Certification from a farmer’s perspective

Within the fur industry, everyone seems to be in agreement – certification is key to a high-quality product and a transparent production process. As Saga Furs nowadays only sells certified farmed fur, most farms around the world are certified, either by WelFur or similar programs approved by IFF’s brand Furmark®. But what impact has certification had on everyday life at the farm? We meet with a Finnish fur farmer to find out.

A lingering fog sits over the fields as we approach the Torp Frys fur farm on an early October morning.

– It’s very beautiful here in autumn, fur farmer Mikael Mård says as he welcomes us to his family farm, which sits snugly between endless acres of the typical Finnish spruce.

Mikael has been a fur farmer for almost 30 years, or even longer, if you take into consideration that he learned the trade from his father as a young boy. The farm is a part of the family business Torp Frys, which also incorporates a feed production plant and a large greenhouse for producing tomatoes.

The farm currently has approximately 15 000 minks and 11 000 foxes and is known in the area for its high-quality work.

– We’ve even heard that customers from abroad have asked specifically for Torp Frys fur, Mikael says proudly.

The rigorously certified Finnish fur

Just like most farms in Europe, the Torp Frys farm is WelFur certified. The WelFur certification was introduced in 2017 and is, as the name suggests, all about the welfare of fur animals. A farm has to undergo three inspections in a year, one per fur season, to get the certification. After this, a yearly inspection keeps the certification in place. The WelFur certification is based on four principles: good feeding, good housing, good health, and appropriate behaviour. A vast amount of data is collected on everything from water nipples to the emotional states of the animals. Based on this, the farm is given a score that puts them on a scale – somewhere between unacceptable and best current practice.

– Last time we had an inspection, we got 41 pages of feedback, Mikael mentions. The only negative feedback was that we were missing a surveillance camera over the parking lot, he explains, and that was quickly corrected.

With the help of surveillance cameras, the farm can protect itself and the animals from intruders. Surveillance cameras are not a criterion within the WelFur certification, but they are a part of the Saga Certification by Finnish Standards. The WelFur certification was merged with the already excisting certification that covers an even wider array of criteria.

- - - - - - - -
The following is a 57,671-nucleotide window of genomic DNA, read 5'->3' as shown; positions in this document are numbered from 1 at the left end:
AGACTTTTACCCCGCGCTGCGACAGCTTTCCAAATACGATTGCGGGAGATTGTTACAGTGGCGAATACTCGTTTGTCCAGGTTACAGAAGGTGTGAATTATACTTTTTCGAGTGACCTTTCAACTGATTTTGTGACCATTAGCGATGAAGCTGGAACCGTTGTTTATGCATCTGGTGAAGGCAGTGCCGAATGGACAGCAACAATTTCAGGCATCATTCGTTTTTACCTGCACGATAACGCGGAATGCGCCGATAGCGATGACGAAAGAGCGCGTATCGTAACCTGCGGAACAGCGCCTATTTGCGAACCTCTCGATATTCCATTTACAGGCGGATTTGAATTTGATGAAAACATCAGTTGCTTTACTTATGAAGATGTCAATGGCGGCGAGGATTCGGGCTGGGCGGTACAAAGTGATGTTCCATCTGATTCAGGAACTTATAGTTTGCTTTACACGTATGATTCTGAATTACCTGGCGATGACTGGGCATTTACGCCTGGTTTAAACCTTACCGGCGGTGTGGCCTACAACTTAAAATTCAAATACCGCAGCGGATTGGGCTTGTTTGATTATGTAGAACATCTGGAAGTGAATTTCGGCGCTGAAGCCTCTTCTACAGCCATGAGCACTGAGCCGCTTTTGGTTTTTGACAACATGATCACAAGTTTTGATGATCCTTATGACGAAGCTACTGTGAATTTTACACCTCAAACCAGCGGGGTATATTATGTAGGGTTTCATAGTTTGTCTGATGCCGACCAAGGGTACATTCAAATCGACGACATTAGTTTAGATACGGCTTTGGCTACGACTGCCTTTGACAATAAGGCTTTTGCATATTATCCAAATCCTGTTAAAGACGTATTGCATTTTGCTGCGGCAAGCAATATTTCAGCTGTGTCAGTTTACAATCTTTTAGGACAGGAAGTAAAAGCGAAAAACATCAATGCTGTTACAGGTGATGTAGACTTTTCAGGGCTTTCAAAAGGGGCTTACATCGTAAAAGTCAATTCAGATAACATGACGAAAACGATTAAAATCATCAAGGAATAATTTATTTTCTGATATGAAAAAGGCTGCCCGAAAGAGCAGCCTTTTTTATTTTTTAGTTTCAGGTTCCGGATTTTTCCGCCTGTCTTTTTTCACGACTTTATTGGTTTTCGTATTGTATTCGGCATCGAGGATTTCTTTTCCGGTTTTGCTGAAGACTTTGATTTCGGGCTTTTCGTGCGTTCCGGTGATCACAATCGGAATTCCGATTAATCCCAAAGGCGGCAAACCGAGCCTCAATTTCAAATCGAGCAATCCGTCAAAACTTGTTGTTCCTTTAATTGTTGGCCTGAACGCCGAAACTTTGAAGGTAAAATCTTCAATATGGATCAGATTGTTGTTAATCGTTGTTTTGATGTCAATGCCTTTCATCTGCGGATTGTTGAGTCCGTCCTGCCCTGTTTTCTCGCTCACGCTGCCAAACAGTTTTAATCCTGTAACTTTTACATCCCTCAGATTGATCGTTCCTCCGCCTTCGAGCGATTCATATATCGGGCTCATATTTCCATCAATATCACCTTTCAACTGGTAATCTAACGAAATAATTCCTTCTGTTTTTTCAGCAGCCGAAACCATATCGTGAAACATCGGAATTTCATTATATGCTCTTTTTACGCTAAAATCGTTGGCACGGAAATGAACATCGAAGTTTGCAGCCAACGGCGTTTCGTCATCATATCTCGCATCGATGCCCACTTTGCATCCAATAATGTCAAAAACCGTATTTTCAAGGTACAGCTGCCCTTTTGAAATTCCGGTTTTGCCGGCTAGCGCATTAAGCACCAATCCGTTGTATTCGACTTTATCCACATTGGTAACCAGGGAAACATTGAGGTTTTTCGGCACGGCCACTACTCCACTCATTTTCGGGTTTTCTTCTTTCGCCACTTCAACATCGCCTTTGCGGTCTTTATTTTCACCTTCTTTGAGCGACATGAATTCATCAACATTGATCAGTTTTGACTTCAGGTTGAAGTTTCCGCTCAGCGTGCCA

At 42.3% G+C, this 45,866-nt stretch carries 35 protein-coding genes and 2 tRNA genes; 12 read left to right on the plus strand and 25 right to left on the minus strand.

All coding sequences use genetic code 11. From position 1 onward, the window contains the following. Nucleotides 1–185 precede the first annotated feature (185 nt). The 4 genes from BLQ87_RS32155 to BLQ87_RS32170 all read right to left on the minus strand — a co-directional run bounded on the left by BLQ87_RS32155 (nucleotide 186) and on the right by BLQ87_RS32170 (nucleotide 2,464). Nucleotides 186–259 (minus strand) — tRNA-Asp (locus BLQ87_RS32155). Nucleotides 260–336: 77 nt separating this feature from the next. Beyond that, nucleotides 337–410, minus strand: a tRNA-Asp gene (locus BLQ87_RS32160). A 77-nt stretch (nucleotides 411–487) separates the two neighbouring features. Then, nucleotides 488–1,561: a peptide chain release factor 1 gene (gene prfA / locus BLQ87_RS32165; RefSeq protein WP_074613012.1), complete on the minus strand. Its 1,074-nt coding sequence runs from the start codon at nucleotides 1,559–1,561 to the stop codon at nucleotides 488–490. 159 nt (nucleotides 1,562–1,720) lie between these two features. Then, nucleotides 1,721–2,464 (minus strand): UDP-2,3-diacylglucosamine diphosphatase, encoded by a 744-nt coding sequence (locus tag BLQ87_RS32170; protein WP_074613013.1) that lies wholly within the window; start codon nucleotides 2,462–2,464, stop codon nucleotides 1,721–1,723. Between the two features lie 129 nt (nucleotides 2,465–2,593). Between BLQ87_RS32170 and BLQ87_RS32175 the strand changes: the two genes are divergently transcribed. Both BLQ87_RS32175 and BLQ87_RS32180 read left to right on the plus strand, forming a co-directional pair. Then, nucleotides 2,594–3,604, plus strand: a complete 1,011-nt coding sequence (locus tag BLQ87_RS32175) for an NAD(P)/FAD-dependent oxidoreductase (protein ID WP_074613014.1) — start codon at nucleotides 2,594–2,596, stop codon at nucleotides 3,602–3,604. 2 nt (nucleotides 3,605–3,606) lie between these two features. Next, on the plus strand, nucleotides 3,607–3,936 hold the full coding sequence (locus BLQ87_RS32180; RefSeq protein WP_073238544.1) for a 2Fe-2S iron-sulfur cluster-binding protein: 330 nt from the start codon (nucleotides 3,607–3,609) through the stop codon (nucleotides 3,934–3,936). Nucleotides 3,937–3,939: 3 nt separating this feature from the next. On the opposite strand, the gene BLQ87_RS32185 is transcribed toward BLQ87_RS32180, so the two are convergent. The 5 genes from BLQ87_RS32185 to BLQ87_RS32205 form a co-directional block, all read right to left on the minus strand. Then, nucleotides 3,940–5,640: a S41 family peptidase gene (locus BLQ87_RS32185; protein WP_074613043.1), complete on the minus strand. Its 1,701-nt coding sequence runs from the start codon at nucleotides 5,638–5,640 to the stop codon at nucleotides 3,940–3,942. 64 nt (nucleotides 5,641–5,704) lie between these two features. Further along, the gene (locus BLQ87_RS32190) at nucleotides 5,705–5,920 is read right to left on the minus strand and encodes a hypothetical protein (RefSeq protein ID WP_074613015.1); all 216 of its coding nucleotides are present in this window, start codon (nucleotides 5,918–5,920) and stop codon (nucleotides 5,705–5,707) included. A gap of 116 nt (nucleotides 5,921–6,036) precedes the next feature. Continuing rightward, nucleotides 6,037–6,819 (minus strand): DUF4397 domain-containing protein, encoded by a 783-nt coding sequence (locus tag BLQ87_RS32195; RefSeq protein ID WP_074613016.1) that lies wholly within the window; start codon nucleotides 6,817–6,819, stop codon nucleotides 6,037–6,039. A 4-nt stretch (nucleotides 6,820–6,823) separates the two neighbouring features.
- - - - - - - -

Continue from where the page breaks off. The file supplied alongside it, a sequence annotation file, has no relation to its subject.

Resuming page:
The introduction of WelFur back in 2017 didn’t really have an impact on the everyday workload of the Finnish fur farmers, as they were already used to the rigorous Finnish certification system that had been in place since 2005. The Saga Certification by Finnish Standards, with Welfur inside, covers six main areas in addition to animal welfare: conditions for rearing animals, farm hygiene, breeding, environmental management, feed management, as well as training and preparing for exceptional situations. The inspections are conducted in the same way as Welfur, only with a longer checklist.

The Saga certification was developed by the Finnish Fur Breeders’ Association (FIFUR), in close cooperation with the fur industry, Finnish authorities, the EU, and veterinarians specialising in fur farming. It puts fur farming well ahead of other industries with production animals, in terms of animal welfare standards.

– We’re very eager to be the best here in Finland, Mikael says with a laugh.

Is certification worth the effort?

We walk around the farm for a while and talk about this ambitious attitude in general. Mikael loves running and has completed several marathons. When he does something, he’s all in, and this also shows in his work on the farm. As we discuss certification and whether it’s worth the effort, Mikael comments: